Filling a gap: the clandestine gang fixing Rome illegally

mercredi 10 avril 2019 :: perrick :: Notes :: aucun commentaire :: aucun trackback

Giorgio Ghiglione dans The Guardian :

The seven clandestine pavement-fixers are part of a network of about 20 activists quietly doing the work that the city authorities have failed to do. Gap stands for Gruppi Artigiani Pronto Intervento, (“groups of artisan emergency services”) but is also a tribute to the partisans of Gruppi di Azione Patriottica, who fought the fascists during the second world war.

Une intervention de guérilla urbaine - cette fois-ci à Rome - dans la lignée du groupe Untergunther qui répare clandestinement le patrimoine parisien, du Guerrilla Groundsman qui officie autour de Cambridge ou encore de Liam Wildish qui nettoie les panneaux de signalisation de Retford (près de Nottingham) sur son temps libre. De belles illustrations de la défense des communs.

How I Eat For Free in NYC Using Python, Automation, Artificial Intelligence, and Instagram

mardi 9 avril 2019 :: perrick :: Notes :: aucun commentaire :: aucun trackback

Chris Buetti sur Medium :

I’m going to explain to you how I’m receiving these free meals from some of the best eateries in New York City. I’ll admit — it’s rather technical and not everyone can reproduce my methodology. You’ll either need a background in Data Science/Software Development or a lot of free time on your hands. Since I have the prior, I sit back and let my code do the work for me. Oh, and you guessed it, you’ll need to know how to use Instagram as well.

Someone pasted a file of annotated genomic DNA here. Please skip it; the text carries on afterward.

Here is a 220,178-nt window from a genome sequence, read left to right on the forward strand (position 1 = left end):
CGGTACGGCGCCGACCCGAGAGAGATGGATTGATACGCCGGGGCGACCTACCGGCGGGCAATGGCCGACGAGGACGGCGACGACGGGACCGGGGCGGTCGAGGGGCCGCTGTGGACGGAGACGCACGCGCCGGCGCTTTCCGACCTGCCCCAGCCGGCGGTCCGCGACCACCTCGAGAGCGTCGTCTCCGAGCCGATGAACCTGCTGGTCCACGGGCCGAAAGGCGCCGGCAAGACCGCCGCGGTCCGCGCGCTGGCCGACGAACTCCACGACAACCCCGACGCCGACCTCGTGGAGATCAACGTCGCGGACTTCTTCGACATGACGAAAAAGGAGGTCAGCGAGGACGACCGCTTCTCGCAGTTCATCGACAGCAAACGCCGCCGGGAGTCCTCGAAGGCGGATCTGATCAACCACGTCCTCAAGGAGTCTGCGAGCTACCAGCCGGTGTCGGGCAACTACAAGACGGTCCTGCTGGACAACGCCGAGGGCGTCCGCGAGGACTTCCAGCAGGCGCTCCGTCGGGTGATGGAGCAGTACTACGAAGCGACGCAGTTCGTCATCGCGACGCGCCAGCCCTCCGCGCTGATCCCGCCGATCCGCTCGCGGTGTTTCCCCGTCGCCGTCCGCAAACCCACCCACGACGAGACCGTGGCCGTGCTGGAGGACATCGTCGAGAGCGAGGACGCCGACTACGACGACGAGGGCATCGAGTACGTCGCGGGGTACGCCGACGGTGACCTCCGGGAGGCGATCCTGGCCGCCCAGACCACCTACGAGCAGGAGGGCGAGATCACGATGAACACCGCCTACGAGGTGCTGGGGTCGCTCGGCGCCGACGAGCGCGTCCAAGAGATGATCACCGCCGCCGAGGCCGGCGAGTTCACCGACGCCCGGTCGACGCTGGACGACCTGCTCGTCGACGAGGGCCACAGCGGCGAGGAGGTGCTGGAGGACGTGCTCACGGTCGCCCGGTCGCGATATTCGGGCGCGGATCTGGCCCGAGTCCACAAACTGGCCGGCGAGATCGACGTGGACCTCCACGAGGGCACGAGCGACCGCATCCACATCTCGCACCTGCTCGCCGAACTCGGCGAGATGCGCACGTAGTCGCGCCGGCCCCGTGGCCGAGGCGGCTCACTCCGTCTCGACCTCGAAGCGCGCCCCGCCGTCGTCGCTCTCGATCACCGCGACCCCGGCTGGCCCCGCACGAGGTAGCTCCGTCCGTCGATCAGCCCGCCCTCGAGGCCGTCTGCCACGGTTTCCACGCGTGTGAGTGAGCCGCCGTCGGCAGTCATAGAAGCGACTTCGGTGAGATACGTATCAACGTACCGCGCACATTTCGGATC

Un hack dans toute sa splendeur...

“Birmingham isn’t a big city at peak times”: How poor public transport explains the UK’s productivity puzzle

lundi 8 avril 2019 :: perrick :: Notes :: aucun commentaire :: aucun trackback

Tom Forth dans CityMetric :

Our hypothesis is that, by relying on buses that get caught in congestion at peak times for public transport, Birmingham sacrifices significant size and thus agglomeration benefits to cities like Lyon, which rely on trams and metros. This is based on our calculations that a whole-city tramway system for Birmingham would deliver an effective size roughly equal to the OECD-defined population.

On peut probablement estimer que l'article confond causalité et corrélation ou même qu'il inverse cause et effet, n'empêche qu'il pose des questions qui fâchent aussi à Lille où on attend toujours une nouvelle ligne de métro ou de tramway... Peut-être y aurait-il un moyen de rattraper Toulouse ?